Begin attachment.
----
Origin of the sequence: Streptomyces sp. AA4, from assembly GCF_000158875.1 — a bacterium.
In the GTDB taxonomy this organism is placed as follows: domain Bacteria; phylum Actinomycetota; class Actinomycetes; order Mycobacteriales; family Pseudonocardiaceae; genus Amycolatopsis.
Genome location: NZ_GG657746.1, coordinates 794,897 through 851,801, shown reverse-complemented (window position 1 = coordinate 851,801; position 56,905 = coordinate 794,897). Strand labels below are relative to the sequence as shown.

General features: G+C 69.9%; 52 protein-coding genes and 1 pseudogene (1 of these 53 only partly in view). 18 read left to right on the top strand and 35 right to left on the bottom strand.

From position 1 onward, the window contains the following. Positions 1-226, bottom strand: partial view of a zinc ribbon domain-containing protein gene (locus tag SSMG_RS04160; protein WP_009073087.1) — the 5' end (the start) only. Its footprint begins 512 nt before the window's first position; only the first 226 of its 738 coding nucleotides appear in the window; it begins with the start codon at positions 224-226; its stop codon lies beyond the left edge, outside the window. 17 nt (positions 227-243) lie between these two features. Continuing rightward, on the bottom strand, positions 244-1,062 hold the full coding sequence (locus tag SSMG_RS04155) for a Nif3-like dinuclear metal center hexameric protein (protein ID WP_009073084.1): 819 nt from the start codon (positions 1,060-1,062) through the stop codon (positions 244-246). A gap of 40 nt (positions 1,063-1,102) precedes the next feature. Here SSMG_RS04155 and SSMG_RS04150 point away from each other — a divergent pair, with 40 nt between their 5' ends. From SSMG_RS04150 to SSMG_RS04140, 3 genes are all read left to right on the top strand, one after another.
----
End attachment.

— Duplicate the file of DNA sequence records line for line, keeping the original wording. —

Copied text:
Origin of the sequence: Streptomyces sp. AA4, from assembly GCF_000158875.1 — a bacterium.
In the GTDB taxonomy this organism is placed as follows: domain Bacteria; phylum Actinomycetota; class Actinomycetes; order Mycobacteriales; family Pseudonocardiaceae; genus Amycolatopsis.
Genome location: NZ_GG657746.1, coordinates 794,897 through 851,801, shown reverse-complemented (window position 1 = coordinate 851,801; position 56,905 = coordinate 794,897). Strand labels below are relative to the sequence as shown.

General features: G+C 69.9%; 52 protein-coding genes and 1 pseudogene (1 of these 53 only partly in view). 18 read left to right on the top strand and 35 right to left on the bottom strand.

From position 1 onward, the window contains the following. Positions 1-226, bottom strand: partial view of a zinc ribbon domain-containing protein gene (locus tag SSMG_RS04160; protein WP_009073087.1) — the 5' end (the start) only. Its footprint begins 512 nt before the window's first position; only the first 226 of its 738 coding nucleotides appear in the window; it begins with the start codon at positions 224-226; its stop codon lies beyond the left edge, outside the window. 17 nt (positions 227-243) lie between these two features. Continuing rightward, on the bottom strand, positions 244-1,062 hold the full coding sequence (locus tag SSMG_RS04155) for a Nif3-like dinuclear metal center hexameric protein (protein ID WP_009073084.1): 819 nt from the start codon (positions 1,060-1,062) through the stop codon (positions 244-246). A gap of 40 nt (positions 1,063-1,102) precedes the next feature. Here SSMG_RS04155 and SSMG_RS04150 point away from each other — a divergent pair, with 40 nt between their 5' ends. From SSMG_RS04150 to SSMG_RS04140, 3 genes are all read left to right on the top strand, one after another.